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Servo motors (servos) are available in a wide range of sizes and capabilities. A servo makes it easy to add controlled motion to a project.

Servo Components

A typical servo has four components:

  • Motor
  • Control unit
  • Gears
  • Horns

The motor provides the motion turning the spindle. Gears connect the spindle from the motor to the project. A small controller board translates the signals from the Netduino into a position for the spindle. All of this in a small package:

Servo Motor

The horns provide a way to connect the spindle from the servo to the rest of the project. Servos are normally supplied with several horns allowing a number of methods to connect the servo:

Servo horns

The holes in the armatures of the horns allow cables and wires to be connected to the horns. This makes it possible to translate the circular motion of the servo into linear motion to control a rudder on a boat or plane.


Three wires are used to connect the servo to the Netduino:

  • Power
  • Ground
  • Control signal

The servo above uses a 5V power supply. According to the data sheet the control signal should be 4.8V - 5V. However, in practice, the 3.3V signal from a Netduino PWM pin can be used without issue.

Types of Servo Motors

The two common types of servos are:

  • Fixed range
  • Continuous rotation

Fixed range servos have a defined sweep, typically 0 to 180 degrees. Fixed range servos typically have hard stops built into the case. Care should be taken not to attempt to rotate the motor past these stops.

Continuous rotation servos act similar to a standard DC motor rotating in either direction continuously.

Netduino.Foundation Support

Netduino.Foundation includes a Servo Core library that greatly simplifies servo control. This hardware guide is here for reference purposes, but we strongly recommend using the Server Core library to control them.

Control Signals

A typical servo uses a 50Hz signal to control the position of the servo. The position is determined by the width of the high pulse of the signal so a control signal will look something like this:

Servo Control Signal

This makes PWM ideal to control a servo. Code to set the initial position of a servo is as simple as this:

pwm = new PWM(Pin, 50.0, 0.05, false);

Changing the position is as simple as changing the duty cycle of the pulse:

pwm.DutyCycle = 0.07;

Connecting the Servo Using Breadboard

Only three connections are required:

  • Power
  • Ground
  • Control signal

For a low power servo, the power and ground signal can be connected directly to the Netduino 5V lines. It is advisable to connect the control signal through a current limiting resistor, in the case of the Microservo SG90 a 470Ω resistor was used to connect digital pin 9 to the control signal of the servo.

Servo Connected to Netduino

Sweeping Through 180 Degrees using the Netduino.Foundation Servo Core Library

The SG90 servo pictured above is capable of sweeping through 180 degrees. The stated pulse width is 1ms (0 degrees) to 2ms (180 degrees). The following code uses the Netduino.Foundation Servo Core library to sweep the server from 0º to 180ª and then back to 0º:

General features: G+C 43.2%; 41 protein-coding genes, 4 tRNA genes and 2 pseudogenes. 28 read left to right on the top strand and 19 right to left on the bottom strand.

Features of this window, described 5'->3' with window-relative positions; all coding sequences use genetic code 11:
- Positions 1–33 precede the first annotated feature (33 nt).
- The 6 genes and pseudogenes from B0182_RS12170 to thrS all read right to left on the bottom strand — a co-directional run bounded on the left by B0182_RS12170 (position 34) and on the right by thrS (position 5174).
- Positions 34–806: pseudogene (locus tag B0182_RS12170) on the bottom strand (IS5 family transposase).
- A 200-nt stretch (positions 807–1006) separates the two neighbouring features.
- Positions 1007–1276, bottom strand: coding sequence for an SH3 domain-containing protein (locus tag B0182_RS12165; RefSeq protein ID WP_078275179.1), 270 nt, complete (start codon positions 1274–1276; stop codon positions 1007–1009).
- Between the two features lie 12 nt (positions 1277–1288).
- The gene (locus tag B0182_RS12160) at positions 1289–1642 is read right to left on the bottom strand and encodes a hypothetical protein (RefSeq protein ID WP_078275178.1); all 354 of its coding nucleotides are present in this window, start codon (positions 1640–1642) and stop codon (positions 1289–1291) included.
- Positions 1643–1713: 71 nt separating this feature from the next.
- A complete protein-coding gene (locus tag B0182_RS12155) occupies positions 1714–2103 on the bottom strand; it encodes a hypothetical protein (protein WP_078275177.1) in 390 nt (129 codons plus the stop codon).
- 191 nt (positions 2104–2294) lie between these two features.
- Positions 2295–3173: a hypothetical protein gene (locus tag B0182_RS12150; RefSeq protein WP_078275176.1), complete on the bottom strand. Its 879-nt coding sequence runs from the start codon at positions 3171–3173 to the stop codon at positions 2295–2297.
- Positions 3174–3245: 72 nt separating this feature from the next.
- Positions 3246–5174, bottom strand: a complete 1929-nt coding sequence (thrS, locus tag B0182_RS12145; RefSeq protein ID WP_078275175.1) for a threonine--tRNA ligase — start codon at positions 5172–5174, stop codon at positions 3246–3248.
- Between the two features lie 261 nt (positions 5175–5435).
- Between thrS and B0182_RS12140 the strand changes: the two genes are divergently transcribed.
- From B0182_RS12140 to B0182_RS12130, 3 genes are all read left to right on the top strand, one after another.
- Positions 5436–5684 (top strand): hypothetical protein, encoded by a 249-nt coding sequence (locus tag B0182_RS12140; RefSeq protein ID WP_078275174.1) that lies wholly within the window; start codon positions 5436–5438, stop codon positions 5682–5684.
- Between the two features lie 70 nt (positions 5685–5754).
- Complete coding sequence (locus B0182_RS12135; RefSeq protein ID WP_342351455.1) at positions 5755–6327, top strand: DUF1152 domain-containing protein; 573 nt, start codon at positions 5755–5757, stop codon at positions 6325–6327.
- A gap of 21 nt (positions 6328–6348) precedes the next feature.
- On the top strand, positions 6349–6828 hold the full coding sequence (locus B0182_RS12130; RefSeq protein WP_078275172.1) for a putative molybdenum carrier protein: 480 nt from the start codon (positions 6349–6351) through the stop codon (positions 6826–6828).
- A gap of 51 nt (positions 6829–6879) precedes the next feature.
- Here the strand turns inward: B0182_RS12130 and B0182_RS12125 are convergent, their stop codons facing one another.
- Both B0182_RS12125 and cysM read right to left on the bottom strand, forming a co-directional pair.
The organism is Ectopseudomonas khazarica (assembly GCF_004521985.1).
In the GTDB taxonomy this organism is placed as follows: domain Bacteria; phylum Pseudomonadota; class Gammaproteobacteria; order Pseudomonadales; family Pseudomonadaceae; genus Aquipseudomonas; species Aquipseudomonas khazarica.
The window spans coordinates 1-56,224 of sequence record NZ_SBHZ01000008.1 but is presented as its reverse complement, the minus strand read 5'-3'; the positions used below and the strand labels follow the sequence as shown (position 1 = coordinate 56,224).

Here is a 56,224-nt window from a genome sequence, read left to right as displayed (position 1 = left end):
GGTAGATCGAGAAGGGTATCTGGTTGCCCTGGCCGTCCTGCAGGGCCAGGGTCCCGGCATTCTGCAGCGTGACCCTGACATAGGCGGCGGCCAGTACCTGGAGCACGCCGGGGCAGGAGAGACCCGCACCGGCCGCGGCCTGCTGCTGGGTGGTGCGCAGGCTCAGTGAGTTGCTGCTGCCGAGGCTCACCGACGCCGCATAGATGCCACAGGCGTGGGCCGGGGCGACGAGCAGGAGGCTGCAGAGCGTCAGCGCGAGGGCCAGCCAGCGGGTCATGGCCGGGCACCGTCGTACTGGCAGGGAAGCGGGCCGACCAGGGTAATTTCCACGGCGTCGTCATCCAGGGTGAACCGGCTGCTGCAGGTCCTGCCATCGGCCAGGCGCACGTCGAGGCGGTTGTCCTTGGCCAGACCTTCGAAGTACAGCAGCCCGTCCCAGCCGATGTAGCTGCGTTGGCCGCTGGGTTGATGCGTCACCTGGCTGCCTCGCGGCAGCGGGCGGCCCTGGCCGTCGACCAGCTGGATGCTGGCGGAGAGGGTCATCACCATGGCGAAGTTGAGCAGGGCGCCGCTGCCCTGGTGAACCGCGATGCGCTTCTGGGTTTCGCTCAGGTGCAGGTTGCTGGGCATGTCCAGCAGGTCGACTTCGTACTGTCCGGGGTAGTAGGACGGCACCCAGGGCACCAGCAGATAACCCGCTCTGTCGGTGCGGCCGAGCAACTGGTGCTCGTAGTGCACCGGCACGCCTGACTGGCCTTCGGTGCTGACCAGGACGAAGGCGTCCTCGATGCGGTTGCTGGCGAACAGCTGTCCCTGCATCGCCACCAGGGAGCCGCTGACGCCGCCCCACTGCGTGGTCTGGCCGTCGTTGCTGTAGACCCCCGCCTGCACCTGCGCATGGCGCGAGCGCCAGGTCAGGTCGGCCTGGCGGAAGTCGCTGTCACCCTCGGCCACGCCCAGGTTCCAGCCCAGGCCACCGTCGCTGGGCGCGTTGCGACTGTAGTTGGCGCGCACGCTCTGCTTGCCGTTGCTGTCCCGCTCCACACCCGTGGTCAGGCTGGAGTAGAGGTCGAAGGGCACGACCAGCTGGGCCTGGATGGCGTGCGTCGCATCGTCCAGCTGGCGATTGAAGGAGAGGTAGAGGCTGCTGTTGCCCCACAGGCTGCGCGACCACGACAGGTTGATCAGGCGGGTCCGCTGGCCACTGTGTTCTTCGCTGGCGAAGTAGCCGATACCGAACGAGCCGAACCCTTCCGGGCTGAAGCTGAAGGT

using System.Threading;
using SecretLabs.NETMF.Hardware.NetduinoPlus;
using Netduino.Foundation.Servos;

namespace ServoTest
public class Program
public static void Main()
Servo servo = new Servo(PWMChannels.PWM_PIN_D9, 1000, 2000);
while (true)
for (int angle = 0; angle <= 180; angle++)
servo.Angle = angle;
for (int angle = 179; angle > 0; angle--)
servo.Angle = angle;

where the Servo class allows the angle of the servo to be set.

Low-Level Code to Change the Angle

The following descriptions taken from the data sheet of the Microservo SG90 used in this project. The terms will be common to most servos but the exact values should be taken from the servo data sheet.

Servo Control Signal with Measurements

The frequency of the signal is 50Hz giving a period of 20,000 microseconds (20 ms).

The pulse width determines the position of the servo. This should be between the minimum and maximum pulse width.

From the data sheet of the Microservo SG90, the minimum pulse width is 1ms (0 degrees) and the maximum pulse width is 2ms (180 degrees). So to calculate the pulse width for a specified angle the following steps should be followed:

  • Pulse range = maximum pulse width - minimum pulse width
  • Pulse width per degree = pulse range / 181
  • For a specified angle, the pulse width = minimum pulse width + (angle * pulse width per degree)

For the Netduino this needs to be converted into a duty cycle. For an average servo, the pulse frequency is 50 Hz. The duty cycle for a specified angle becomes the pulse width / 20,000. In code this becomes:

double pulseWidth = MinimumPulseWidth + (_angle * ((MaximumPulseWidth - MinimumPulseWidth) / 181));
double dutyCycle = pulseWidth / 20000;
if (PWMPin == null)
PWMPin = new PWM(Pin, SERVO_FREQUENCY, dutyCycle, false);
PWMPin.DutyCycle = dutyCycle;

Why 181 in the pulseWidth calculation, there are 181 divisions as the angle is between 0 and 180 inclusive.

Practical Implementation

Whilst developing the Servo class it was noted that using the default values did not result in a 180 degree sweep. Experimentation with the servo showed that the servo had a wider pulse range. The constructor for the Servo class became:

Servo servo = new Servo(PWMChannels.PWM_PIN_D9, 500, 2400);
Note: This experiment was conducted using an external power supply for the servo. This was necessary to ensure that too much current was not sourced from the Netduino. As noted earlier, it is important not to drive a fixed range servo past the end stops. Doing this can result in excessive current draw from the power supply.

Further Reading